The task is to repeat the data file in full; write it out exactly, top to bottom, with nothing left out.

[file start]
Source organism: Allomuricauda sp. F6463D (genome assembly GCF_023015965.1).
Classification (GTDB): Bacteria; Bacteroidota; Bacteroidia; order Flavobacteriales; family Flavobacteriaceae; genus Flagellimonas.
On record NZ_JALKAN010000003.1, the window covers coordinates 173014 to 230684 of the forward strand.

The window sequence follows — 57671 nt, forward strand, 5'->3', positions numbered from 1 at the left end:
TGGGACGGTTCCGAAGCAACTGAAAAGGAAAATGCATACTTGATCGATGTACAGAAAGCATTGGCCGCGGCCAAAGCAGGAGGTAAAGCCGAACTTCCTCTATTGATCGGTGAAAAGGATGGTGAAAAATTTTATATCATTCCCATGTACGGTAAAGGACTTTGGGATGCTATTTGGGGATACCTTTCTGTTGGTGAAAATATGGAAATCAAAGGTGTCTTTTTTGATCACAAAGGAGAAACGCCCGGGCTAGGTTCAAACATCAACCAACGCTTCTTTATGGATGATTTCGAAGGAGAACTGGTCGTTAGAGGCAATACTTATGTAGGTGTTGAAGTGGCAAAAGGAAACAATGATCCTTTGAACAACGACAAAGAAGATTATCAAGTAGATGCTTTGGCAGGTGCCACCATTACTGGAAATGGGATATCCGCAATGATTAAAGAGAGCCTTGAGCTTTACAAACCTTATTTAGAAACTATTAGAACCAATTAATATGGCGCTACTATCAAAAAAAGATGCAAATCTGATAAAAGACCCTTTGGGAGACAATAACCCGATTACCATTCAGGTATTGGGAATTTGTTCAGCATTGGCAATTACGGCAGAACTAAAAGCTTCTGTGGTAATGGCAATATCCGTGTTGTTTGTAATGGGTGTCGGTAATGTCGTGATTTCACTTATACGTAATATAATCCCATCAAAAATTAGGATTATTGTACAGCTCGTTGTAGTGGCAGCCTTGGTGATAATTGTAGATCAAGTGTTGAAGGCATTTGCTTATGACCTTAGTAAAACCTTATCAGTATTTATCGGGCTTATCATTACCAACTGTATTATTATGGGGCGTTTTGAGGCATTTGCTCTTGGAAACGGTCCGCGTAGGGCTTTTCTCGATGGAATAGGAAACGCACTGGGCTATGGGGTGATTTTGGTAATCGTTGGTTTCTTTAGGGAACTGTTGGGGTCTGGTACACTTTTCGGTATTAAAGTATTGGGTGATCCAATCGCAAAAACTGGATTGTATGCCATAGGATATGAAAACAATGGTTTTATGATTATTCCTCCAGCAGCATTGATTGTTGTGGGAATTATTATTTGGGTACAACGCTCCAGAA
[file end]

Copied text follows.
Source organism: Allomuricauda sp. F6463D (genome assembly GCF_023015965.1).
Classification (GTDB): Bacteria; Bacteroidota; Bacteroidia; order Flavobacteriales; family Flavobacteriaceae; genus Flagellimonas.
On record NZ_JALKAN010000003.1, the window covers coordinates 173014 to 230684 of the forward strand.

The window sequence follows — 57671 nt, forward strand, 5'->3', positions numbered from 1 at the left end:
TGGGACGGTTCCGAAGCAACTGAAAAGGAAAATGCATACTTGATCGATGTACAGAAAGCATTGGCCGCGGCCAAAGCAGGAGGTAAAGCCGAACTTCCTCTATTGATCGGTGAAAAGGATGGTGAAAAATTTTATATCATTCCCATGTACGGTAAAGGACTTTGGGATGCTATTTGGGGATACCTTTCTGTTGGTGAAAATATGGAAATCAAAGGTGTCTTTTTTGATCACAAAGGAGAAACGCCCGGGCTAGGTTCAAACATCAACCAACGCTTCTTTATGGATGATTTCGAAGGAGAACTGGTCGTTAGAGGCAATACTTATGTAGGTGTTGAAGTGGCAAAAGGAAACAATGATCCTTTGAACAACGACAAAGAAGATTATCAAGTAGATGCTTTGGCAGGTGCCACCATTACTGGAAATGGGATATCCGCAATGATTAAAGAGAGCCTTGAGCTTTACAAACCTTATTTAGAAACTATTAGAACCAATTAATATGGCGCTACTATCAAAAAAAGATGCAAATCTGATAAAAGACCCTTTGGGAGACAATAACCCGATTACCATTCAGGTATTGGGAATTTGTTCAGCATTGGCAATTACGGCAGAACTAAAAGCTTCTGTGGTAATGGCAATATCCGTGTTGTTTGTAATGGGTGTCGGTAATGTCGTGATTTCACTTATACGTAATATAATCCCATCAAAAATTAGGATTATTGTACAGCTCGTTGTAGTGGCAGCCTTGGTGATAATTGTAGATCAAGTGTTGAAGGCATTTGCTTATGACCTTAGTAAAACCTTATCAGTATTTATCGGGCTTATCATTACCAACTGTATTATTATGGGGCGTTTTGAGGCATTTGCTCTTGGAAACGGTCCGCGTAGGGCTTTTCTCGATGGAATAGGAAACGCACTGGGCTATGGGGTGATTTTGGTAATCGTTGGTTTCTTTAGGGAACTGTTGGGGTCTGGTACACTTTTCGGTATTAAAGTATTGGGTGATCCAATCGCAAAAACTGGATTGTATGCCATAGGATATGAAAACAATGGTTTTATGATTATTCCTCCAGCAGCATTGATTGTTGTGGGAATTATTATTTGGGTACAACGCTCCAGAA